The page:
Radioactivity of some manual lenses

One of mflenses forum member had test for some radioactivity in some old manual lenses.

Here is the discussion :

Its serious because we know that lens lovers tend to spend a lot of time near our jewels – we don’t only use them when we go out to photograph, we handle them, clean them, like to have them near – sometimes when I like to relax without sleeping I take a couple of my lenses and look at them, I like to feel them in my hands – stupid I know But to do it with a lens that is 10 times higher than background RA might not be safe.

Nox gave us the comparison term, it’s the background radioactivity level. It surely depends on the area where you live but I think we can assume that on average, the values of where you live should be similar.
Nox lists background level at about 200. The SMC Tak 1.4/50 is almost 2000 which means 10 times more the background level.
I would not feel safe to have around all the time something that is 10 times more radioactive than normal.
To use it for a photo session is one thing, to have it near where you seat or sleep is something different.

I prepared a test of radioactivity on majority of my lenses. Here is the result:

I made measurement for both rear and front elements (1cm distance, if possible). Some results are as expected, but some of them are a bit surprising for me:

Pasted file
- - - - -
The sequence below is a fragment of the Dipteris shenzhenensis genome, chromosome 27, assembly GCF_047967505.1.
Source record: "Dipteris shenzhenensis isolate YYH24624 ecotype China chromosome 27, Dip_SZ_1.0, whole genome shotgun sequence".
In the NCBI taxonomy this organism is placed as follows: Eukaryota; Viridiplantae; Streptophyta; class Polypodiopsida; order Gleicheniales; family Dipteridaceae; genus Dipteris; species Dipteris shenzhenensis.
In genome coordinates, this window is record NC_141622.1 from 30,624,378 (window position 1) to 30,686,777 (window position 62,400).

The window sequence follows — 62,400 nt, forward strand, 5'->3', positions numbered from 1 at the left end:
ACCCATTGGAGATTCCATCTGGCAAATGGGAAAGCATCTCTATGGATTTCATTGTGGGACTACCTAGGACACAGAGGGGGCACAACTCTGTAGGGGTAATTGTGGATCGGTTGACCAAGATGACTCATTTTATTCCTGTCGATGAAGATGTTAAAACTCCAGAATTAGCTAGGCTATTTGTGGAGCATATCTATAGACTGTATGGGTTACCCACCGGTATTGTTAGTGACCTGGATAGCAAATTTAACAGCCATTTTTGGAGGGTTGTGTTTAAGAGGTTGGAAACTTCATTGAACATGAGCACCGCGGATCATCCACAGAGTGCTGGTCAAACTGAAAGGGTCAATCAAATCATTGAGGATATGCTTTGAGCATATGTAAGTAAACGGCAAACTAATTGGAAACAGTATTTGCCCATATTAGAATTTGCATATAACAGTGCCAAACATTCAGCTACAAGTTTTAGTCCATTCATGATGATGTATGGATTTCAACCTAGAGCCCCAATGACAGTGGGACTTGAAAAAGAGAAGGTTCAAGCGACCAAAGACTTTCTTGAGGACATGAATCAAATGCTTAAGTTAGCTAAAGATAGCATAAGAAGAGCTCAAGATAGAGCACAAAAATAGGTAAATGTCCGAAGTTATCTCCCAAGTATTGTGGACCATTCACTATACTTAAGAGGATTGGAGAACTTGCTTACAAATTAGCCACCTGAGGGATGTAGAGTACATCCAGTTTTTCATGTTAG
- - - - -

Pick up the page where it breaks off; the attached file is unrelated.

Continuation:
S-M-C Macro Takumar 50/4: radioactive… VERY low intensity, but present. I think it uses lanthanum glass.

Super Takumar 35/2.0 V1 / PRO (the big one)… low radioactivity, half than on the later version, which is known to be thoriated… this level of radioactivity could mean utilization of lanthanum glass or very low amount of thorium

S-M-C Takumar 85/1.8: I have never seen this lens in any list of radioactive lenses, but its radioactivity is really evident. It’s very untypical, that front side radiates more than the rear one, so the thoriated(?) element is located in front optical group…

Carl Zeiss Jena Biometar 80/2.8 (zebra, P6): next surprise… while the old M42 (alu) version isn’t radioactive, the newer one (for medium format cameras) is. Radioactivity level is really low. It could be lanthanum glass or very low amount of thorium…

I made some colored highlights to allow easier orientation… blue = low radioactivity, red = high radioactivity

I must say, that the results aren’t 100% exact (cheap dosimeter, I have no idea, what aspects can impact the measurement etc., accuracy is at best 20nSv/h – very likely lower), but I think, that all colored results really stands for radioactive glass.

I also found informatio, that both thorium and lanthanum glasses were developed in time and it became so pure, that its radioactivity was almost non-existant. It means, that even non-radioactive lenses can be equipped by thorium/lanthanum elemens.


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